Daniela minimizes the impact of gagging as doesn’t cause a serious problem and clearly identifies gagging as part of the learning process for my child. While for Elaine she has experienced her infant choking.

But alhamdulillah [praise be to God] during complementary feeding, once my child choked because of eating tofu. It perhaps happened because the tofu was cut inside. I am not sure whether he pulled it or something else. (Elaine)

Elaine reflects on the cause of the choking and relates it to the preparation of the tofu and queries her son’s eating behaviour whether he pulled it. Though her reflection ends with it could be something else.

Theme 3: becoming independent feeders

All the women identified that their infants were becoming independent feeders as an outcome of BLW. This theme consisted of two sub-themes: i) learning to be independent; and ii) focus on eating.

Learning to be independent

The mothers identified that through BLW their infants developed skills that enabled their increasing ability to eat complementary foods.

It is good to stimulate her through finger movements; she can take the food by herself. (Ruth)

Ruth has identified giving her infant the opportunity to pick up food from their feeding tray has assisted in the development of gross and fine motor skills. This enhanced development has been described as facilitating eating independence.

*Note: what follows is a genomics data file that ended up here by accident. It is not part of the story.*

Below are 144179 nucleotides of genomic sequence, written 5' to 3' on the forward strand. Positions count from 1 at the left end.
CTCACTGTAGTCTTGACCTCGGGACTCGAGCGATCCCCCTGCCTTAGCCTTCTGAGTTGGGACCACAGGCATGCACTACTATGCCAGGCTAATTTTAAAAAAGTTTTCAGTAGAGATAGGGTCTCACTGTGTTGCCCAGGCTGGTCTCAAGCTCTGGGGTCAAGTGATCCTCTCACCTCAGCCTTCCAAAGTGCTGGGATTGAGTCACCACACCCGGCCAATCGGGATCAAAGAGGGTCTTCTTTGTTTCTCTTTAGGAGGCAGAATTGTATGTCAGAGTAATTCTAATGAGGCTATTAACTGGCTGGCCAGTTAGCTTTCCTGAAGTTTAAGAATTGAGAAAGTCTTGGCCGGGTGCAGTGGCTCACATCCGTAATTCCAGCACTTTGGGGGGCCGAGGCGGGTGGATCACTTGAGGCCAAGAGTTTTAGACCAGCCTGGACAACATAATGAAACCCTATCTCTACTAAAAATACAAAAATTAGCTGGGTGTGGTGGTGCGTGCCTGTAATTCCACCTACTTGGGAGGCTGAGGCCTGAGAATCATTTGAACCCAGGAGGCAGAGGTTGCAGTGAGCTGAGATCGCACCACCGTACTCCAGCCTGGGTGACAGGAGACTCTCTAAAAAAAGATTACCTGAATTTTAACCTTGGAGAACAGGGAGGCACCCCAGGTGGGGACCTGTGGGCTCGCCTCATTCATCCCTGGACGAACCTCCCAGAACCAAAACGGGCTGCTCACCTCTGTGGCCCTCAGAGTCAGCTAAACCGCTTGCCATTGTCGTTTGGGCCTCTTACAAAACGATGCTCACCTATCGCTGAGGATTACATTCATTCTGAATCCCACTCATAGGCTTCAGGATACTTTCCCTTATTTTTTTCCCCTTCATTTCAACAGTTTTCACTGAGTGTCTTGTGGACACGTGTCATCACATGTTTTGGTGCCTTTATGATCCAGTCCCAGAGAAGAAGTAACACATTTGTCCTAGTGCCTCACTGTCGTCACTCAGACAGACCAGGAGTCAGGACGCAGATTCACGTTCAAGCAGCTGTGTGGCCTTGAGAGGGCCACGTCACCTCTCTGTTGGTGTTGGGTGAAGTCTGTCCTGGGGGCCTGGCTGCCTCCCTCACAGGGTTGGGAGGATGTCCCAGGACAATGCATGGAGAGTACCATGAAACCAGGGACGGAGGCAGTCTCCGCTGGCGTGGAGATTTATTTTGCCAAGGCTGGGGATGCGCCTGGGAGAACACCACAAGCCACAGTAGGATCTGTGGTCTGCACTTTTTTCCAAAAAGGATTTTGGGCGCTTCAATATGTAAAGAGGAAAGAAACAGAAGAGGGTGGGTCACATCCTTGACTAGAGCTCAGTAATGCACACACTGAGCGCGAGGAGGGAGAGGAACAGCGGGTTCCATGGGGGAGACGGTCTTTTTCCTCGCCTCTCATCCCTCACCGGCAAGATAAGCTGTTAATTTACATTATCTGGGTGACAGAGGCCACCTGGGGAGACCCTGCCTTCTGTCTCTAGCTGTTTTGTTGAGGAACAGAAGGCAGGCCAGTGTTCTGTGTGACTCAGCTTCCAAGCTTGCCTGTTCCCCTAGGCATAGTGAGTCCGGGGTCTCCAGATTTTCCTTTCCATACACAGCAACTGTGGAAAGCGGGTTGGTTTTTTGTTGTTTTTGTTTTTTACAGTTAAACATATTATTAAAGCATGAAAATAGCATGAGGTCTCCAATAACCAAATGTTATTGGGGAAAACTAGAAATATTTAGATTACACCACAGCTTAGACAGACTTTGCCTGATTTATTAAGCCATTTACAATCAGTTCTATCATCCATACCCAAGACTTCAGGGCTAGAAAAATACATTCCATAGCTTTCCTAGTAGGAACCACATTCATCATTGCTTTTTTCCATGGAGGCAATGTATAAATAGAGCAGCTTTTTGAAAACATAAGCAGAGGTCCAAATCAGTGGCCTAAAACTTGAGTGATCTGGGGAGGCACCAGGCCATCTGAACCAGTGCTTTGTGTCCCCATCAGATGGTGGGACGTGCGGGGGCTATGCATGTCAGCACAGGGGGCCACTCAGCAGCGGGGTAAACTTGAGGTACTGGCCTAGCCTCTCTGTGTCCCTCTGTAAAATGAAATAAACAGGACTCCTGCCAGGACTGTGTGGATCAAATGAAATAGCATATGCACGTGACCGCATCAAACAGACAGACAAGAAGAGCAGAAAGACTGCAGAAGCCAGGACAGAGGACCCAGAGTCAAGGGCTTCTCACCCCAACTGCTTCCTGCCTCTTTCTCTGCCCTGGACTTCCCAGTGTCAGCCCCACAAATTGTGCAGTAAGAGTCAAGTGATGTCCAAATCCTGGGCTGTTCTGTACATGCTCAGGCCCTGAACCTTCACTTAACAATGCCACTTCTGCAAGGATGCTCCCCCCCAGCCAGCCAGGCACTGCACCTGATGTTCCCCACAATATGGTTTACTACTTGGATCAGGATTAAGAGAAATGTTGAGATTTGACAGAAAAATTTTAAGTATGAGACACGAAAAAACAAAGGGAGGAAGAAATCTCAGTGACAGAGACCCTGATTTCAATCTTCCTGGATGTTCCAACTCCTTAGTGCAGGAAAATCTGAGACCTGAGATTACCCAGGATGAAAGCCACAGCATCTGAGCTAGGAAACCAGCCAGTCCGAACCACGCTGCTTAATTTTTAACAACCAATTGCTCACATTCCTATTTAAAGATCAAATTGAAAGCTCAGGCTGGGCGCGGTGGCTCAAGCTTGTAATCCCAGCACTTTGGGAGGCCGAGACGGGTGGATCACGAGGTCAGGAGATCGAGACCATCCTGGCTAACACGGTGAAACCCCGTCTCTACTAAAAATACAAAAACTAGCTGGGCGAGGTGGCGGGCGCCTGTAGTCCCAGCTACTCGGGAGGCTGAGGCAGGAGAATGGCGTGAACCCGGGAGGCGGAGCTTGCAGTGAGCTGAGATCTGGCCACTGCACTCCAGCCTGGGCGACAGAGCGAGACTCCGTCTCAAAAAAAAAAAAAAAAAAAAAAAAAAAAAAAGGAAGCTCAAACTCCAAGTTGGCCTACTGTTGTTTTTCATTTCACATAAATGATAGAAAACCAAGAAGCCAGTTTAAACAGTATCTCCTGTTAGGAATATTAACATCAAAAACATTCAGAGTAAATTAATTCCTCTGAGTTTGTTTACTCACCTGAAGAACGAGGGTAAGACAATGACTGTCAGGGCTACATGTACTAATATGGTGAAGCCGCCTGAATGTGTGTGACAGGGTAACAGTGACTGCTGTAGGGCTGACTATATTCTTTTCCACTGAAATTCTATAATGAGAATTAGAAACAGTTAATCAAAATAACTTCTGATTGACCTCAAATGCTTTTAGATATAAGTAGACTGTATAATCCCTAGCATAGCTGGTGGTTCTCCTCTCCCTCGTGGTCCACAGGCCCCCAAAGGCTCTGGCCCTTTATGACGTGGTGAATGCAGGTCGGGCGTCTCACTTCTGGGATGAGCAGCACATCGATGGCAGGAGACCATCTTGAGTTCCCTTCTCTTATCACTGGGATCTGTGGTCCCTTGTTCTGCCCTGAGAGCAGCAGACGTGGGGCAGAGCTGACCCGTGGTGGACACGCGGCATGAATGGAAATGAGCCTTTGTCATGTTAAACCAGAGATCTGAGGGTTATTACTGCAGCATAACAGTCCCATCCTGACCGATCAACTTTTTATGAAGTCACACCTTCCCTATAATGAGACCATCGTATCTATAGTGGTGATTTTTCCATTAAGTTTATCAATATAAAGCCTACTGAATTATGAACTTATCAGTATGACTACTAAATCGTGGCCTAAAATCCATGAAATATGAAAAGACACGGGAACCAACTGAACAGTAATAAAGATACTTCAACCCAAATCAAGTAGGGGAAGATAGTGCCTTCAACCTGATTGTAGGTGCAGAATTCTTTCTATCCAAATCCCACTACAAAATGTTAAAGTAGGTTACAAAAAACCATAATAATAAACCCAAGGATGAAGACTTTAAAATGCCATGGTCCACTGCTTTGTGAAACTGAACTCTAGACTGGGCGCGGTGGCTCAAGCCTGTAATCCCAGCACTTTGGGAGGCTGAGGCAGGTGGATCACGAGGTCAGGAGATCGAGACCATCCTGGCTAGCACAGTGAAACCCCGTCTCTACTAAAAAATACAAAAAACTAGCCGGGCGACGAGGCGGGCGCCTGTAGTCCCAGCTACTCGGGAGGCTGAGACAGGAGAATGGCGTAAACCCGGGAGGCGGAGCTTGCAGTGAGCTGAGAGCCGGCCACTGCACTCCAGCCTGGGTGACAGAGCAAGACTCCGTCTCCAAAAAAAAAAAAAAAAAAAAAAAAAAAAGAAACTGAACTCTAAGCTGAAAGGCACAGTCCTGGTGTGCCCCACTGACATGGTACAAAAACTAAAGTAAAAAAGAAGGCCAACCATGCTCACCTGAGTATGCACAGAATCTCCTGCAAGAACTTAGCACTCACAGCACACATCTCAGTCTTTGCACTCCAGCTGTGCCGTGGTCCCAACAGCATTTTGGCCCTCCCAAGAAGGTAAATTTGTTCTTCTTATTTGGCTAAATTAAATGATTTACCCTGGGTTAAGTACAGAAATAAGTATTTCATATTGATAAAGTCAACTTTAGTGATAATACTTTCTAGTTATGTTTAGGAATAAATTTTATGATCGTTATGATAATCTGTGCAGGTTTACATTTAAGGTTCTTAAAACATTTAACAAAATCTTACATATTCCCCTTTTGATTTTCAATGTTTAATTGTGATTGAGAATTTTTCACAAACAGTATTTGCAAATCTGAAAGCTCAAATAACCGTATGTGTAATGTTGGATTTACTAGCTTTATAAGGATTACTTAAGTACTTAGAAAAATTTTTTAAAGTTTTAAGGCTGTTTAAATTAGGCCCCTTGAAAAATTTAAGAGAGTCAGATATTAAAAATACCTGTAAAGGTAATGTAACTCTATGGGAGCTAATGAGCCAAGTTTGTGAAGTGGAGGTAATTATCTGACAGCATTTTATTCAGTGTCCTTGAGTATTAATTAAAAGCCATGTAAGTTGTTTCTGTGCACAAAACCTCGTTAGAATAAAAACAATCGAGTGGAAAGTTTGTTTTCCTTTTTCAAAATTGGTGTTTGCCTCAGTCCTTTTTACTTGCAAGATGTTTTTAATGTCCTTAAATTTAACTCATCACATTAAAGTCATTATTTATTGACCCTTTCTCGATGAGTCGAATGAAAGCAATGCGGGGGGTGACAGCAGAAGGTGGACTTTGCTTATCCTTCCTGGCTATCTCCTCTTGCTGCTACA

This is expanded on in the next quote, Margaret illustrates the benefits of being provided foods that require an infant to chew food.

This is good for my son since he can chew the foods. He can directly chew foods with rough textures, I mean, such as rice, which is more solid. (Margaret)

Margaret continues to highlight the positive outcomes of BLW of being able to chew foods that are rough textures and more solid. While another mother directly attributes her infant’s increasing willingness to trying new foods and her developing mealtime independence.

Her willingness, who was in the oral phase, was facilitated. (Anna)

Anna also mentioned the oral phase, a phase of development where the infant explores their environment by placing things in their mouth is identified as contributing to the infant’s success in trying new food.